In 1949, at the dawn of the computer age, the French philosopher Gabriel Marcel warned of the danger of naively applying technology to solve life's problems. Life, Marcel wrote in Being and Having, cannot be fixed the way you fix a flat tire. Any fix, any technique, is itself a product of that same problematic world, and is therefore problematic, and compromised. Marcel's admonition is often summarized in a single memorable phrase: "Life is not a problem to be solved, but a mystery to be lived." Despite that warning, seventy years later, artificial intelligence is the most powerful expression yet of humans' urge to solve or improve upon human life with computers. But what are these computer systems? As Marcel would have urged, one must ask where they come from, whether they embody the very problems they would purport to solve. Ethics in AI is essentially questioning, constantly investigating, and never taking for granted the technologies that are being rapidly imposed upon human life. That questioning is made all the more urgent because of scale. AI systems are reaching tremendous size in terms of the compute power they require, and the data they consume. And their prevalence in society, both in the scale of their deployment and the level of responsibility they assume, dwarfs the presence of computing in the PC and Internet eras. At the same time, increasing scale means many aspects of the technology, especially in its deep learning form, escape the comprehension of even the most experienced practitioners. Ethical concerns range from the esoteric, such as who is the author of an AI-created work of art; to the very real and very disturbing matter of surveillance in the hands of military authorities who can use the tools with impunity to capture and kill their fellow citizens. Somewhere in the questioning is a sliver of hope that with the right guidance, AI can help solve some of the world's biggest problems. The same technology that may propel bias can reveal bias in hiring decisions. The same technology that is a power hog can potentially contribute answers to slow or even reverse global warming. The risks of AI at the present moment arguably outweigh the benefits, but the potential benefits are large and worth pursuing. As Margaret Mitchell, formerly co-lead of Ethical AI at Google, has elegantly encapsulated, the key question is, "what could AI do to bring about a better society?" Mitchell's question would be interesting on any given day, but it comes within a context that has added urgency to the discussion. Mitchell's words come from a letter she wrote and posted on Google Drive following the departure of her co-lead, Timnit Gebru, in December.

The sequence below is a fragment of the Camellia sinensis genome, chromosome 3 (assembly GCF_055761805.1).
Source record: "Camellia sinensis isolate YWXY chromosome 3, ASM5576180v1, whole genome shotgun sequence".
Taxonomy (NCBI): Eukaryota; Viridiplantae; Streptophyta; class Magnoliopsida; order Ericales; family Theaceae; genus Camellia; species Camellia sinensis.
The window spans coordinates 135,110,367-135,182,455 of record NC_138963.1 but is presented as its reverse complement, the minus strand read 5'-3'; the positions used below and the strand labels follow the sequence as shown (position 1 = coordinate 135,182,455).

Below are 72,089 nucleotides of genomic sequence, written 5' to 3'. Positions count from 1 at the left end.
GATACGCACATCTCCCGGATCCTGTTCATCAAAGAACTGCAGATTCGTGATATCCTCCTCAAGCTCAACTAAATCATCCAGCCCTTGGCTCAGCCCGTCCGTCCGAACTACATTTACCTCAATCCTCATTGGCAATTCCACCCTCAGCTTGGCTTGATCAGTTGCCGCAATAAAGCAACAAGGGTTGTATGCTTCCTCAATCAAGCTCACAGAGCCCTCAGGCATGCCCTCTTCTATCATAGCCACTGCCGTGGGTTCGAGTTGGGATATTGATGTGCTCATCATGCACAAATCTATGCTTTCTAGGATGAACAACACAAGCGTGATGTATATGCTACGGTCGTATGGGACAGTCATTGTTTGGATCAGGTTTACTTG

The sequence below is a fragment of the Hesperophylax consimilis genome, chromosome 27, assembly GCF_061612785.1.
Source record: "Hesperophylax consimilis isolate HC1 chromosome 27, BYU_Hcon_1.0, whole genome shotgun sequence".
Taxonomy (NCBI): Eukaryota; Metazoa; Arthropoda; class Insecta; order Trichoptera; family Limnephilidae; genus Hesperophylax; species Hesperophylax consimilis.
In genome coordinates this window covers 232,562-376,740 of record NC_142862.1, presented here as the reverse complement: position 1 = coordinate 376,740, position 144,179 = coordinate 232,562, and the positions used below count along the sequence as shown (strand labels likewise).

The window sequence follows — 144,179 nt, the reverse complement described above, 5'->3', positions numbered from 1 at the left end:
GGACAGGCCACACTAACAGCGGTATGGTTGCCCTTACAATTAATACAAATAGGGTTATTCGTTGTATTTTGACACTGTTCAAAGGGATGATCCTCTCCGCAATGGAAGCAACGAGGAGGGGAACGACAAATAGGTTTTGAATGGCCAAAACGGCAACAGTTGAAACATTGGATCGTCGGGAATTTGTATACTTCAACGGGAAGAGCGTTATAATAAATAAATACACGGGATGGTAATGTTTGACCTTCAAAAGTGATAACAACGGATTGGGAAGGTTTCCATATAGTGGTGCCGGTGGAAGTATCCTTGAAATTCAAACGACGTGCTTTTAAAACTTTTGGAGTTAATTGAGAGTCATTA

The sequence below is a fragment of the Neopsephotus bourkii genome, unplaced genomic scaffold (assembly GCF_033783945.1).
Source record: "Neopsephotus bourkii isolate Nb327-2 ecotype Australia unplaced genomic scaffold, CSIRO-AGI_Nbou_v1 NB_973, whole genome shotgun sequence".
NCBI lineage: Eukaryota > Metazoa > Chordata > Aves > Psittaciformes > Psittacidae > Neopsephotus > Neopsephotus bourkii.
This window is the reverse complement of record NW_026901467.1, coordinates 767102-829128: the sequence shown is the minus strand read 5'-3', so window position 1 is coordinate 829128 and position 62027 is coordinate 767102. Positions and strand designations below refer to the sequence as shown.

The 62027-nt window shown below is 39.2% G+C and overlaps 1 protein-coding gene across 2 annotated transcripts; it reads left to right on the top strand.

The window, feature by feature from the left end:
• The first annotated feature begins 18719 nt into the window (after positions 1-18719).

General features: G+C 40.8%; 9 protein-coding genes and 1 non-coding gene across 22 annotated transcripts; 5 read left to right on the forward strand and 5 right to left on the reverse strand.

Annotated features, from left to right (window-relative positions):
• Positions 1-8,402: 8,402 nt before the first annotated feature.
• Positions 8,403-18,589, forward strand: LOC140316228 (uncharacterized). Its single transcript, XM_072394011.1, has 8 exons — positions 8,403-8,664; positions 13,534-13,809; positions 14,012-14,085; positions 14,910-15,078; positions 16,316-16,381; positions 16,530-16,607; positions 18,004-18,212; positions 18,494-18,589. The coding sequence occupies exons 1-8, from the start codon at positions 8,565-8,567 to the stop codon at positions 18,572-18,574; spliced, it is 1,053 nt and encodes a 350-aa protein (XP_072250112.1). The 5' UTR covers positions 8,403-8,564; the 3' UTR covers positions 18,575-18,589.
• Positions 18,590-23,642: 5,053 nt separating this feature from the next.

AI predicts effective drug combinations to fight complex diseases faster

#artificialintelligence

Finding new ways to repurpose or combine existing drugs has proved to be a powerful tool to treat complex diseases. Drugs used to treat one type of cancer, for instance, have effectively strengthened treatments for other cancer cells. Complex malignant tumors often require a combination of drugs, or "drug cocktails," to formulate a concerted attack on multiple cell types. Drug cocktails can not only help stave off drug resistance but also minimize harmful side effects. But finding an effective combination of existing drugs at the right dose is extremely challenging, partly because there are near-infinite possibilities.


How Verge Genomics Uses AI To Tackle Parkinson's, Alzheimer's And ALS

#artificialintelligence

Verge Genomics is taking a novel approach to speed drug discovery for devastating neurodegenerative diseases such as Parkinson's, Alzheimer's and ALS. Rather than spending exhaustive time with animal testing, the San Francisco-based company goes straight to the source. "To succeed in humans, you need to start with humans," says CEO Alice Zhang, whose drug discovery combines artificial intelligence with human genomics. Animal testing can be successful in predicting success for some drugs, but when it comes to neurodegenerative diseases, human brains are far more complex. To keep human patients at the center of the drug discovery process, Zhang's company has built one of the largest databases of brain tissue sequences in the world, with tissue from more than 1,000 human brains.